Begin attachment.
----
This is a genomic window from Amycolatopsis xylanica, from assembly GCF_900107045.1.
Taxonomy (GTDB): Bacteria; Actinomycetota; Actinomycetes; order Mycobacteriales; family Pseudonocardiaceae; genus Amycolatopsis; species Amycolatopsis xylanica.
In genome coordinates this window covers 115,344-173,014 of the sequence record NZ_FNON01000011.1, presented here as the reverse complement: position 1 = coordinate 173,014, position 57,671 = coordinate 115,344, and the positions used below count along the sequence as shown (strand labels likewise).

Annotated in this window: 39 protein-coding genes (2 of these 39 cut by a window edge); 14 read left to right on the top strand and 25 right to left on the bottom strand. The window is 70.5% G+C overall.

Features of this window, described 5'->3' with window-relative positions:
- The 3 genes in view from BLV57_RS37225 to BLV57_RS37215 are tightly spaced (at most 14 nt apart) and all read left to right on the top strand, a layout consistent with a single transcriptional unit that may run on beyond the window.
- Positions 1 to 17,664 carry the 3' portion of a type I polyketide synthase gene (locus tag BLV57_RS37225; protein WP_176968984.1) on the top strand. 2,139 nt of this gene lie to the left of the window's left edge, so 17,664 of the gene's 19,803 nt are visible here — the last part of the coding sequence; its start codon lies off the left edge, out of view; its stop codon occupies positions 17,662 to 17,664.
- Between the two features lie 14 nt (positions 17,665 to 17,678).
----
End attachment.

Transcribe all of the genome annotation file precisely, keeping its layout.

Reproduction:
This is a genomic window from Amycolatopsis xylanica, from assembly GCF_900107045.1.
Taxonomy (GTDB): Bacteria; Actinomycetota; Actinomycetes; order Mycobacteriales; family Pseudonocardiaceae; genus Amycolatopsis; species Amycolatopsis xylanica.
In genome coordinates this window covers 115,344-173,014 of the sequence record NZ_FNON01000011.1, presented here as the reverse complement: position 1 = coordinate 173,014, position 57,671 = coordinate 115,344, and the positions used below count along the sequence as shown (strand labels likewise).

Annotated in this window: 39 protein-coding genes (2 of these 39 cut by a window edge); 14 read left to right on the top strand and 25 right to left on the bottom strand. The window is 70.5% G+C overall.

Features of this window, described 5'->3' with window-relative positions:
- The 3 genes in view from BLV57_RS37225 to BLV57_RS37215 are tightly spaced (at most 14 nt apart) and all read left to right on the top strand, a layout consistent with a single transcriptional unit that may run on beyond the window.
- Positions 1 to 17,664 carry the 3' portion of a type I polyketide synthase gene (locus tag BLV57_RS37225; protein WP_176968984.1) on the top strand. 2,139 nt of this gene lie to the left of the window's left edge, so 17,664 of the gene's 19,803 nt are visible here — the last part of the coding sequence; its start codon lies off the left edge, out of view; its stop codon occupies positions 17,662 to 17,664.
- Between the two features lie 14 nt (positions 17,665 to 17,678).